Again, my assumptions are: -The 125Ah cells have double the energy density of the 60Ah cells, not double the 94Ah cells. -The MINI E will not have significantly more battery volume than the i3.

        • Nick Dawson

          If that is the case, the MINI E’s range looks a little disappointing. Perhaps MINI has a surprise up its sleeve 🙂

        • I guess we’ll find out! Perhaps one of my assumptions are wrong, too.

          Either way, even if it’s ~160 miles of range for 35k, I’ll probably buy one because I love MINIs and EVs, but they may not fly off the lots at that range / value.

        • Nick Dawson

          After more delving, I found the following quote from the same author, this time regarding the next generation i3. Your assumptions were not far off.

          “Using Samsung’s Low Height Pack 125-Ah cells in the second generation i3 would mean that BMW can offer a 48kWh i3 which would most likely have about a 180 mile electric range. BMW is expected to stick with the range extender option with the next generation i3, so the choices will be the 180 mile BEV and a REx that has about 325 miles of combined range, and both versions will charge at 150kW like the i5”.

        • Thanks for the additional info!

          I wonder how much of this has changed since he said it. Is there even going to BE a “2nd gen i3”? The 125Ah cells are presumably going into the LCI i3 before they do a 2nd Gen, either way.

          Either way, my assumption is that the “2nd gen i3” hes referring to has similar battery volume, so this gives us an idea of how much improvement we can see. This would actually be more than double the 60Ah cells (81 -> 180, if EPA), which could be explained by double the capacity per cell, plus added cells due to smaller size per cell. Maybe.

          I’m still making a lot of assumptions :).

          On another note, to me, the bigger difference-maker is the charge rate @ 150kW. With infrastrucure getting better and better, I’d take 180 miles of range with 150kW charge rate over 240 miles and 50kW charge rate any day. Even on an existing 50kW charger, the 150kW capable car is likely going to charge significantly faster, practically, because it won’t have to taper the charge rate as early or as drastically.

          Look at the Bolt: “50kw” charging drops below 40kW at 50% and below 25kW at 70%. A car that is rated for 150kW may be able to keep charging at ~50kW up to 80%, for instance, effectively charging faster than existing EVs, even without increasing the max output of the charger.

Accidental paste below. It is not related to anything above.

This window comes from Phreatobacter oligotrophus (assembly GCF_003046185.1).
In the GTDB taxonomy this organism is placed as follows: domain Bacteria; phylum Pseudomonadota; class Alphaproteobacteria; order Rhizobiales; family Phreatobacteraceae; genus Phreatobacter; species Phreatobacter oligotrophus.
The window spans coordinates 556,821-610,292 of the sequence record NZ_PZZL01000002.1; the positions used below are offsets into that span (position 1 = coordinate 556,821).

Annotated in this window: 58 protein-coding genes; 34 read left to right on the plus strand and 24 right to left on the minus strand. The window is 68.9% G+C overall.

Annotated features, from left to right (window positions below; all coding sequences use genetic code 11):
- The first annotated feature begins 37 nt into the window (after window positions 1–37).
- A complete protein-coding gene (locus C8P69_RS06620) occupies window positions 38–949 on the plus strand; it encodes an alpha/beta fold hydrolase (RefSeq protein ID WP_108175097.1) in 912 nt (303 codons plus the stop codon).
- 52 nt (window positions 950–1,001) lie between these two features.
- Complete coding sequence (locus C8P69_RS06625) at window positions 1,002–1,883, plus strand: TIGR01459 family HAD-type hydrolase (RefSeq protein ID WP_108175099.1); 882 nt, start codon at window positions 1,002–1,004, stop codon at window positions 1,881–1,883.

If the new MINI E has 180 miles of range and 150kW charging, I’d be very happy. Save the weight of the battery, and give us faster charging, instead.

        • Greg

          Exxxxxxcellent point about charging, the value proposition of a faster charging EV is better than the longer range.

          Assuming the same rate of charge, that’d mean a 120kW rate at 50% and below 75kW at 70%, so a charger would do 0-50% in about 12 minutes, and when you add 50-70% in about 8 minutes that makes 0-70% (126 miles) in 20 minutes.

          Or a 50kW charger would give 0-80% (144 miles) in 45 minutes.

          Now my order of importance is: -Price (under Model 3 price) -Charging rate (150kW pretty please) -Range (mmmk I guess a 48kWh pack will do, with about 180 miles)

        • Yeah, 150kW would be a game-changer. In the time it takes to stretch and pee, you’ve got another 2 hours of driving range (based on your math). And when you’re not on a road trip, 180 miles of range is going to cover anything a normal person does in a day.

          One variable here is the charge rate of available charging stations, but that’s why I mentioned that even if only 50kW stations are available, the 150kW car is still going to see a notable increase in practical charging speed.

          But with VW being forced to put in DCFCs as a result of Dieselgate, and they’ve announced many will be designed for 150kW, so that’s what I hope BMW/MINI are planning on for the future. It doesn’t make THAT much of a difference in their current offerings because of the taper that would be required due to battery size and such, but when you get into the 150-250 mile range, 150kW would be a game-changer, if you ask me.